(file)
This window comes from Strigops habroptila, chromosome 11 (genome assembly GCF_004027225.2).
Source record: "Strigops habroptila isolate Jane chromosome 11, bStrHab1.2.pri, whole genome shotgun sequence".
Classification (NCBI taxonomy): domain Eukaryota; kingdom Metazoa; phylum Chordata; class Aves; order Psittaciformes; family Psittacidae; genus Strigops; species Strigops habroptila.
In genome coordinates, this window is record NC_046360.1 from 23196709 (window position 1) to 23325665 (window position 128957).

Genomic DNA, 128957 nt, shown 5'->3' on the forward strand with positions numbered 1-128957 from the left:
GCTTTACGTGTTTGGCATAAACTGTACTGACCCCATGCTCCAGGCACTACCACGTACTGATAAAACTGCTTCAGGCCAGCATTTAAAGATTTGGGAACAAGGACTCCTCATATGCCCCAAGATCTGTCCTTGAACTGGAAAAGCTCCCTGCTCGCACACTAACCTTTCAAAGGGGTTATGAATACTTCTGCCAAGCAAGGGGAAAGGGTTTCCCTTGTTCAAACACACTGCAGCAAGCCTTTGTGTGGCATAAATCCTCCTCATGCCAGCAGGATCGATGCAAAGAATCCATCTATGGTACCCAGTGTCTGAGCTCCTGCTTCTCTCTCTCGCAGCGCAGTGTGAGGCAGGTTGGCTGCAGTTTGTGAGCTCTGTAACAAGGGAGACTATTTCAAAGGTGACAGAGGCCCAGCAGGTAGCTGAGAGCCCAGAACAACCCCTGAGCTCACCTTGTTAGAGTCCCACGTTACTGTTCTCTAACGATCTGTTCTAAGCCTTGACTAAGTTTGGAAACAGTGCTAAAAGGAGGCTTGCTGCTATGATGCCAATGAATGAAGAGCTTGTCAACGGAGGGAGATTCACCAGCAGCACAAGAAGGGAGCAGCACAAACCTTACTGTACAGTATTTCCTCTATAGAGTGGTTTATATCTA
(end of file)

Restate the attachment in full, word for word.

This window comes from Strigops habroptila, chromosome 11 (genome assembly GCF_004027225.2).
Source record: "Strigops habroptila isolate Jane chromosome 11, bStrHab1.2.pri, whole genome shotgun sequence".
Classification (NCBI taxonomy): domain Eukaryota; kingdom Metazoa; phylum Chordata; class Aves; order Psittaciformes; family Psittacidae; genus Strigops; species Strigops habroptila.
In genome coordinates, this window is record NC_046360.1 from 23196709 (window position 1) to 23325665 (window position 128957).

Genomic DNA, 128957 nt, shown 5'->3' on the forward strand with positions numbered 1-128957 from the left:
GCTTTACGTGTTTGGCATAAACTGTACTGACCCCATGCTCCAGGCACTACCACGTACTGATAAAACTGCTTCAGGCCAGCATTTAAAGATTTGGGAACAAGGACTCCTCATATGCCCCAAGATCTGTCCTTGAACTGGAAAAGCTCCCTGCTCGCACACTAACCTTTCAAAGGGGTTATGAATACTTCTGCCAAGCAAGGGGAAAGGGTTTCCCTTGTTCAAACACACTGCAGCAAGCCTTTGTGTGGCATAAATCCTCCTCATGCCAGCAGGATCGATGCAAAGAATCCATCTATGGTACCCAGTGTCTGAGCTCCTGCTTCTCTCTCTCGCAGCGCAGTGTGAGGCAGGTTGGCTGCAGTTTGTGAGCTCTGTAACAAGGGAGACTATTTCAAAGGTGACAGAGGCCCAGCAGGTAGCTGAGAGCCCAGAACAACCCCTGAGCTCACCTTGTTAGAGTCCCACGTTACTGTTCTCTAACGATCTGTTCTAAGCCTTGACTAAGTTTGGAAACAGTGCTAAAAGGAGGCTTGCTGCTATGATGCCAATGAATGAAGAGCTTGTCAACGGAGGGAGATTCACCAGCAGCACAAGAAGGGAGCAGCACAAACCTTACTGTACAGTATTTCCTCTATAGAGTGGTTTATATCTA